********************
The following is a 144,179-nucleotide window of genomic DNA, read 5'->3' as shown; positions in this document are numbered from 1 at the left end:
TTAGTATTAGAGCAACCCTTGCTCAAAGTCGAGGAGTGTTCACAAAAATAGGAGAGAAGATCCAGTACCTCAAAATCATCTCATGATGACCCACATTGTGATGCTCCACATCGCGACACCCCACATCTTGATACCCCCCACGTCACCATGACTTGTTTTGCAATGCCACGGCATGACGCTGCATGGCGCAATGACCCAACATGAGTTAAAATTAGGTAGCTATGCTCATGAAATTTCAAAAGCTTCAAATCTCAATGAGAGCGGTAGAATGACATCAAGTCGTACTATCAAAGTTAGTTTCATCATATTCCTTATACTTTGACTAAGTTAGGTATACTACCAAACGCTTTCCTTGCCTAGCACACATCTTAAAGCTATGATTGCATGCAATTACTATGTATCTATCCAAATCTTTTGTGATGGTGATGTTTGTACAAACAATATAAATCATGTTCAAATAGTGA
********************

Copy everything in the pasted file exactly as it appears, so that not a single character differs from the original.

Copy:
The following is a 144,179-nucleotide window of genomic DNA, read 5'->3' as shown; positions in this document are numbered from 1 at the left end:
TTAGTATTAGAGCAACCCTTGCTCAAAGTCGAGGAGTGTTCACAAAAATAGGAGAGAAGATCCAGTACCTCAAAATCATCTCATGATGACCCACATTGTGATGCTCCACATCGCGACACCCCACATCTTGATACCCCCCACGTCACCATGACTTGTTTTGCAATGCCACGGCATGACGCTGCATGGCGCAATGACCCAACATGAGTTAAAATTAGGTAGCTATGCTCATGAAATTTCAAAAGCTTCAAATCTCAATGAGAGCGGTAGAATGACATCAAGTCGTACTATCAAAGTTAGTTTCATCATATTCCTTATACTTTGACTAAGTTAGGTATACTACCAAACGCTTTCCTTGCCTAGCACACATCTTAAAGCTATGATTGCATGCAATTACTATGTATCTATCCAAATCTTTTGTGATGGTGATGTTTGTACAAACAATATAAATCATGTTCAAATAGTGA